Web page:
I've devoted most of my career to treating vascular malformations and I am frustrated by the fact that people without proper training and experience with these conditions continue to try to treat them. Glue embolization and even Onyx are usually ineffective in treating AVMs outside of the brain. In the proper hands, 40% of AVMs including a large number of pelvic AVMs can be cured. Receiving the wrong treatment can actually make an AVM worse or much more difficult to treat properly in the future.
I hear you and share your frustration, MD Milwaukee. It's one reason why we try to steer people to those doctors who are most experienced. I can't understand why in the age of the internet, the expertise doesn't "trickle down," so to speak. And I worry about what happens when certain key practitioners retire.
M.D Milwaukee: Thank you for your contribution and thoughts. We are currently waiting for our 14 yr old daughter’s doctor to come up with a solid plan to treat an AVM on the left side of her forehead as well as, how to treat internally since her AVM is involving the opthalmic artery. 2 diff. Doctors (got 2nd opinion & are we are scheduling a consult with a third doctor since the very first one is dragging his feet) both have mentioned glue and onyx and but are against using “alcohol” embolization due to the complexity of her AVM. 2nd opinion doctor is very against using ONYX when treating the part of the AVM that is close to surface of skin. Are there other methods for treating the larger external/facial part of AVMs?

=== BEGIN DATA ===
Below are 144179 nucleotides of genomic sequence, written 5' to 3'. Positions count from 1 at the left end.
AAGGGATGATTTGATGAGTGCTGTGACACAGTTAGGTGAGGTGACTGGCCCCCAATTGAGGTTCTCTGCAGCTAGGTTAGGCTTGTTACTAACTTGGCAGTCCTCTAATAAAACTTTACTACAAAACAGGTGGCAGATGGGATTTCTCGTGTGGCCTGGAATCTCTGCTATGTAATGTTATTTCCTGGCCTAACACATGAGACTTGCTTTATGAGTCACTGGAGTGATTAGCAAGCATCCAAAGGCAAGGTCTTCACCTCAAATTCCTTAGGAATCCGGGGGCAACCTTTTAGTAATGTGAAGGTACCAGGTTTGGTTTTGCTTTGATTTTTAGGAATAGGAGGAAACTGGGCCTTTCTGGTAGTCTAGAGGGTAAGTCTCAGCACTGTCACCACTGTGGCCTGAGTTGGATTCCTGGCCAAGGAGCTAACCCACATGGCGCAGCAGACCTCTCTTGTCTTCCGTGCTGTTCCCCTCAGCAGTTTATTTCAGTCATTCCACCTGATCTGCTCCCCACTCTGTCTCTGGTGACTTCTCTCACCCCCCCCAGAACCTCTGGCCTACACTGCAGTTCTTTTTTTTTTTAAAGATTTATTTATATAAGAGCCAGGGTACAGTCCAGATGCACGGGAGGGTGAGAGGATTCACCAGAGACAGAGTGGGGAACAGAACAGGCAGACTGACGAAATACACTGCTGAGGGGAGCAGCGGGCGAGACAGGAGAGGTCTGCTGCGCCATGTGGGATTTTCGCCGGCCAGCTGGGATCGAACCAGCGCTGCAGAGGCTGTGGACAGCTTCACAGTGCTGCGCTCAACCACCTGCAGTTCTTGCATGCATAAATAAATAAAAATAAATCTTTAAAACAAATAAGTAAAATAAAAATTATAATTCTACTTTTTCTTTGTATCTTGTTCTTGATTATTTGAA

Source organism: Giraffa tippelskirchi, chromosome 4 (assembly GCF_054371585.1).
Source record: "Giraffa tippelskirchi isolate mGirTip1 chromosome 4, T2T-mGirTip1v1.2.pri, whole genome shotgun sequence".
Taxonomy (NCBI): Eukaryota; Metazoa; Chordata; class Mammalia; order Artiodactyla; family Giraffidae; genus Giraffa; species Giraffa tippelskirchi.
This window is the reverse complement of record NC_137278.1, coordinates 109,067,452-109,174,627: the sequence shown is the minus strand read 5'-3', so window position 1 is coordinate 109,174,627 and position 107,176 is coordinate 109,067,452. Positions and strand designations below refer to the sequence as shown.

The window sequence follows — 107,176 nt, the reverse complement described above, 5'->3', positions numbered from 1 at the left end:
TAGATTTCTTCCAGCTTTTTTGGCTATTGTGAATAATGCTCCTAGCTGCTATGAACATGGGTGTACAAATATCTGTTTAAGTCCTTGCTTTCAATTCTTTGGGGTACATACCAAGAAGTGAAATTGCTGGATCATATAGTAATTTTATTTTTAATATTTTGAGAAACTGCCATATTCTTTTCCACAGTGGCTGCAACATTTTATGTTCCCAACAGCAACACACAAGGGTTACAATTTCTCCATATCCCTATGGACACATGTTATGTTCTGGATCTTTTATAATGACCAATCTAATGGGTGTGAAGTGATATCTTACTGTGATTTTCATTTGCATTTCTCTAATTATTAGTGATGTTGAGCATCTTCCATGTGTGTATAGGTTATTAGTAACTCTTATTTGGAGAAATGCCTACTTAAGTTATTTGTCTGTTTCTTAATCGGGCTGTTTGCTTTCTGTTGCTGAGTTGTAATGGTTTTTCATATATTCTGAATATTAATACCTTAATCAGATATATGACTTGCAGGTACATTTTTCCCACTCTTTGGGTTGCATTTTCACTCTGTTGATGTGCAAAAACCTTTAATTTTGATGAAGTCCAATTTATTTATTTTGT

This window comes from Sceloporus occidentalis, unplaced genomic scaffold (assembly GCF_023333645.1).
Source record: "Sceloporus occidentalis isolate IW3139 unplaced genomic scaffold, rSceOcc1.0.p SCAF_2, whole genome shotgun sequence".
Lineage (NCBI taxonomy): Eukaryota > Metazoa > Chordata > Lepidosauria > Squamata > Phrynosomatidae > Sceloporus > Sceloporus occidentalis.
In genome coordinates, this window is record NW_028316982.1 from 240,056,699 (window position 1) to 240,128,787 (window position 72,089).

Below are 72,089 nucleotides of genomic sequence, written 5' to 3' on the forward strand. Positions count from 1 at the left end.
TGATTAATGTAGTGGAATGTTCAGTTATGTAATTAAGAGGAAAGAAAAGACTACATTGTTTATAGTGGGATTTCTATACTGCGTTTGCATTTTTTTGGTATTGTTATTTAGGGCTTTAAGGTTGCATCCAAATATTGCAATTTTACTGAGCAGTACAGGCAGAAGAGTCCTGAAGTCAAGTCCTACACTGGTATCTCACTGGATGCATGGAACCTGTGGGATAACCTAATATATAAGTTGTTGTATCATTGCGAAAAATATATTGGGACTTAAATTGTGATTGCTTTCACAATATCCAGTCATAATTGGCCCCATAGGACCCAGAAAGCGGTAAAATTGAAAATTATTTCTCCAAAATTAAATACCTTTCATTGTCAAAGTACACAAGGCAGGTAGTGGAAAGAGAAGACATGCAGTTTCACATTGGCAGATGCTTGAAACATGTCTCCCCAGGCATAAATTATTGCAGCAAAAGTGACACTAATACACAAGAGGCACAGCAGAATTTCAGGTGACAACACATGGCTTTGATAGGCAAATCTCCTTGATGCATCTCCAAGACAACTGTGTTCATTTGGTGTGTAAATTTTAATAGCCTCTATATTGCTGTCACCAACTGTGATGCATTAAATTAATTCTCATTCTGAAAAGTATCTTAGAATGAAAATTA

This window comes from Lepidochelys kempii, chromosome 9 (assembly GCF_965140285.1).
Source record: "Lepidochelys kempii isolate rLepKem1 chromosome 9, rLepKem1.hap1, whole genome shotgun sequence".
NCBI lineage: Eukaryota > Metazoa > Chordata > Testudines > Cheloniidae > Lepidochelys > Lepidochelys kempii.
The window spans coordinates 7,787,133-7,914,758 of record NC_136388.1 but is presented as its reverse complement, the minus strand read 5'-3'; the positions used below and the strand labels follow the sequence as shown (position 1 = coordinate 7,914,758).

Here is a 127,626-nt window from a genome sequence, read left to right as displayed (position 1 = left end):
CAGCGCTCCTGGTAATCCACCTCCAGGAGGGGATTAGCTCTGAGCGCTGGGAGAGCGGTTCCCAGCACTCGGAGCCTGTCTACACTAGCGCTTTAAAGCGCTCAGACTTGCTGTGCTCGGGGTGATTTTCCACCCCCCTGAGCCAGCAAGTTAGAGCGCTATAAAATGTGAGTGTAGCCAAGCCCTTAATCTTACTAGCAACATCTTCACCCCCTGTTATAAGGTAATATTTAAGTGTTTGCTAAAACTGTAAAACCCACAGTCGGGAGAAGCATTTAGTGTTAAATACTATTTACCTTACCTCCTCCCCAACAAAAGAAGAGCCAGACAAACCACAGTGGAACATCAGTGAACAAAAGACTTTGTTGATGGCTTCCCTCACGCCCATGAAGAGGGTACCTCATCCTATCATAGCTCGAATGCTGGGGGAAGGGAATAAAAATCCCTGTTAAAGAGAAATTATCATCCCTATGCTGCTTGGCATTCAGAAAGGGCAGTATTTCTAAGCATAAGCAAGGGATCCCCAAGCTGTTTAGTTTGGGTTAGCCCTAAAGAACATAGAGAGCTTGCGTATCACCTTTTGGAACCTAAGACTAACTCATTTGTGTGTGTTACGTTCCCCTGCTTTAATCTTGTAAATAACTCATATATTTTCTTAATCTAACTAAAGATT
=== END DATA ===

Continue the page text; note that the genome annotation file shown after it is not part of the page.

Katherine, have we talked yet? My son’s AVM was on the forehead, and also involved the ophthalmic artery. He had a glue embolization at one hospital, which was quite risky and did not stop the AVM. It was resected by Dr. James Suen at UAMs about nine months later. He has been AVM free for about three years now.
Dancermom: I’ve been a bit of a silent participant if this site:) I’ve felt a bit overwhelmed and completely unsure where to turn, so at times, I’ve “pretended” that Baylie doesn’t need treatment…if that makes sense. I think it was a way to let my mind process this. On top of that her neuro interventional doc has really just been inactive in keeping me informed…I don’t even know what the next step is and Baylie had her angiogram 12/26. I am open to hearing any of your thoughts and staying more active in these discussions. How did the doctor treat the opthalmic artery part of your Son’s AVM? Thank you for reaching out to me:)
I sent you a friend request, Katherine. :)
Just to share info/add hope - I had one almost on the forehead - it was in the corner of my eye, on my nose. It was connected with both the ophthalmic arteries. The process was risky and nervous but now all seems fine.
They embolized it. I guess with glue. (a bit of a language issue here - I haven't figured out, what onyx is.. )
And then a month later they resected it.
The fact, that you got into contact with dancermom, is very super - she is great!
She helped me a lot. As far as my experience goes - talking does help a lot.